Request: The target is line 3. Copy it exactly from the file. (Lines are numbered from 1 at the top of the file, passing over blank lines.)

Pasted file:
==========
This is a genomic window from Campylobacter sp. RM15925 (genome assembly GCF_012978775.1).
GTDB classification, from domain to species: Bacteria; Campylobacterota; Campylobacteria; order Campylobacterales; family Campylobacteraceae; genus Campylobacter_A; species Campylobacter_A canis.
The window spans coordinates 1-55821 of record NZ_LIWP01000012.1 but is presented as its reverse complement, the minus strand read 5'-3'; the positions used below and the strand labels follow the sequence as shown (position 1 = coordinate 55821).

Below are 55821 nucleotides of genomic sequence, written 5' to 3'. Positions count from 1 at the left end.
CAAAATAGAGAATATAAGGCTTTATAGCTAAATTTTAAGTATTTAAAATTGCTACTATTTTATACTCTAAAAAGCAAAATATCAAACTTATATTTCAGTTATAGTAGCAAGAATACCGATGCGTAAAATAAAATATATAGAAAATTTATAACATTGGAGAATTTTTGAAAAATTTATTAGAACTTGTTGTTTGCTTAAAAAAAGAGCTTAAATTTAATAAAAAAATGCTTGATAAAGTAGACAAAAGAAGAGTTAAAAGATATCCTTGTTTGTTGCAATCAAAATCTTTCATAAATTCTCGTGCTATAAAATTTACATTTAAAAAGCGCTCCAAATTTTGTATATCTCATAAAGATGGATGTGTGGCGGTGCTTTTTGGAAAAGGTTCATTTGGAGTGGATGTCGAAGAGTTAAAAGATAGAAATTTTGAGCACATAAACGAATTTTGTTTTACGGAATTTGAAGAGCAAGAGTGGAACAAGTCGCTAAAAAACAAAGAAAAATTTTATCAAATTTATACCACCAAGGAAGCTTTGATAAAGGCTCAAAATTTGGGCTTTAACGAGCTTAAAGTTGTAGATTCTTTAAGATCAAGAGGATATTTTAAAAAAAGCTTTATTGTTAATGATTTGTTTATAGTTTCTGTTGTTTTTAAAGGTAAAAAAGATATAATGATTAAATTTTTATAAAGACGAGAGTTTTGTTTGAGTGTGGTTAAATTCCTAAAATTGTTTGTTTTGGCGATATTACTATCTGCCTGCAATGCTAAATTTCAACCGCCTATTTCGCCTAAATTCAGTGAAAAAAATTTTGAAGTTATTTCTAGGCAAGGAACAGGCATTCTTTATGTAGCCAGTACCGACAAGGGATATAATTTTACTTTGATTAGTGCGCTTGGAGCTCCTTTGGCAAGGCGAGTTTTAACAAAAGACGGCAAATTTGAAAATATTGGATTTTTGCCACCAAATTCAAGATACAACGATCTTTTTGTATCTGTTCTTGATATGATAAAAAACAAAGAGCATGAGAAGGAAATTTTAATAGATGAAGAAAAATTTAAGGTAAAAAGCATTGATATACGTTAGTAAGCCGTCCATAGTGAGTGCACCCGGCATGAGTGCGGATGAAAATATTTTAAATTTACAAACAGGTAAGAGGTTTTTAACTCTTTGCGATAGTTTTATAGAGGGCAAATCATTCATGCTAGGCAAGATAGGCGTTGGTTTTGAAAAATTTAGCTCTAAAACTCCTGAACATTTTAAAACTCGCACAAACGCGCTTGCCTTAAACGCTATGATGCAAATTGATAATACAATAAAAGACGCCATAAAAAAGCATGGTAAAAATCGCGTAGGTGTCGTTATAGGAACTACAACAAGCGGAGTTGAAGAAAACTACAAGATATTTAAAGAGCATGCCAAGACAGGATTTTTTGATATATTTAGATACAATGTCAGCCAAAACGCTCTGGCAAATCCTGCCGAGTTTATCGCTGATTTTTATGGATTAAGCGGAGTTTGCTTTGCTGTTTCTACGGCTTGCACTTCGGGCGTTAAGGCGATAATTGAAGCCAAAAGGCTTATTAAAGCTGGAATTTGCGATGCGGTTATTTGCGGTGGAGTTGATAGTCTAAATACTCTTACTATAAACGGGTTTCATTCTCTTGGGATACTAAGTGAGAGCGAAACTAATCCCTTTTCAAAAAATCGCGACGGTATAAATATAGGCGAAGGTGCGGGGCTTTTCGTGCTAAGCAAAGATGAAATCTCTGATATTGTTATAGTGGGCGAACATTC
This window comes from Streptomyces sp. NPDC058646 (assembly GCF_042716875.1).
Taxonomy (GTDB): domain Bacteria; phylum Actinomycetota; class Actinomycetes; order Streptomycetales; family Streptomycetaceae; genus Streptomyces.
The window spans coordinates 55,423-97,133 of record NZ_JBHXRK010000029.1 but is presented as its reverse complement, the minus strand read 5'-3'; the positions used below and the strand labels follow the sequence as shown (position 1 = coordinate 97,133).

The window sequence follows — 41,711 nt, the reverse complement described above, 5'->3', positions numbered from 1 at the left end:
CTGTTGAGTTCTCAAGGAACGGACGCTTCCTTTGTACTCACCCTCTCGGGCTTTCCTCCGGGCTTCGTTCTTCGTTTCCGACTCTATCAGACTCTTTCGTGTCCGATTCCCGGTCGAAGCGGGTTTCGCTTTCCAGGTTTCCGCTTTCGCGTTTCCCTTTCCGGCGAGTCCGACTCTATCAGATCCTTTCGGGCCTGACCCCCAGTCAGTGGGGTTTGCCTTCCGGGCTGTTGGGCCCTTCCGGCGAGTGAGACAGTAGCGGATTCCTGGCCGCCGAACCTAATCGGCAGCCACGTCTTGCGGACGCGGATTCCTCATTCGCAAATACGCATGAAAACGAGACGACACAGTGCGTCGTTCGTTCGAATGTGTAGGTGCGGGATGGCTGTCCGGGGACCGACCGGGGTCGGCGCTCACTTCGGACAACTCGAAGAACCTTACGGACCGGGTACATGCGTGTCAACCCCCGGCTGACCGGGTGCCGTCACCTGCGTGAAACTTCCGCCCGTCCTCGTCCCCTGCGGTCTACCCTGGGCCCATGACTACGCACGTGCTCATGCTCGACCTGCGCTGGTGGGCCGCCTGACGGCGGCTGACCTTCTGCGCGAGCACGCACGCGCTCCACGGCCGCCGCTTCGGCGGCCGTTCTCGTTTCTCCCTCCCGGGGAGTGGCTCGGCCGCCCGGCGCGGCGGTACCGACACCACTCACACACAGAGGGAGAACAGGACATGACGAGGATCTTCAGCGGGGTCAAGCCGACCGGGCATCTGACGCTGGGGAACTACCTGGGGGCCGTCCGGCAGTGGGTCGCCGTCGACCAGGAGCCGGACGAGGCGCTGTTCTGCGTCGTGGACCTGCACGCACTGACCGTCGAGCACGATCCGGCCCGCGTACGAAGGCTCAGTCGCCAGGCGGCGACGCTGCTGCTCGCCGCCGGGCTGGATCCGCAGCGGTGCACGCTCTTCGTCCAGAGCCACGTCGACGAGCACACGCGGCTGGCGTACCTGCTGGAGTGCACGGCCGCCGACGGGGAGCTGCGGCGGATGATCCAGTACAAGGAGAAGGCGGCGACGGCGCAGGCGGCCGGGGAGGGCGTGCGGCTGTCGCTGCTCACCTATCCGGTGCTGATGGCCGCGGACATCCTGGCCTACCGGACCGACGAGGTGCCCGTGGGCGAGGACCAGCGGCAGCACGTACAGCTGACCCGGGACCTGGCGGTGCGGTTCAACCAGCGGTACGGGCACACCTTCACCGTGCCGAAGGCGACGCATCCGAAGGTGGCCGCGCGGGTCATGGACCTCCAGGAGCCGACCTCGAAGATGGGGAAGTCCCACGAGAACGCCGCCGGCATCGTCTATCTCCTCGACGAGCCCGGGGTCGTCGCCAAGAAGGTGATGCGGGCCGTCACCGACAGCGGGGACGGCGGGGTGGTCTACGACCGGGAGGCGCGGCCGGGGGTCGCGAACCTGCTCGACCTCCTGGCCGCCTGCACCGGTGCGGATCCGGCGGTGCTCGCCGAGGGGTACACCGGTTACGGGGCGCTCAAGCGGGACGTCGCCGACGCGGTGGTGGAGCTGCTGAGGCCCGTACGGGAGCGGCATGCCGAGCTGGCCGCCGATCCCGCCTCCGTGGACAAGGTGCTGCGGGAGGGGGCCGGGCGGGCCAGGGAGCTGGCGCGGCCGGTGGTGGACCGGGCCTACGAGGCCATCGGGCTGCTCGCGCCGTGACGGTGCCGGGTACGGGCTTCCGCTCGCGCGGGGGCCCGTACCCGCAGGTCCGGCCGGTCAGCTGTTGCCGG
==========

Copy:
The window spans coordinates 1-55821 of record NZ_LIWP01000012.1 but is presented as its reverse complement, the minus strand read 5'-3'; the positions used below and the strand labels follow the sequence as shown (position 1 = coordinate 55821).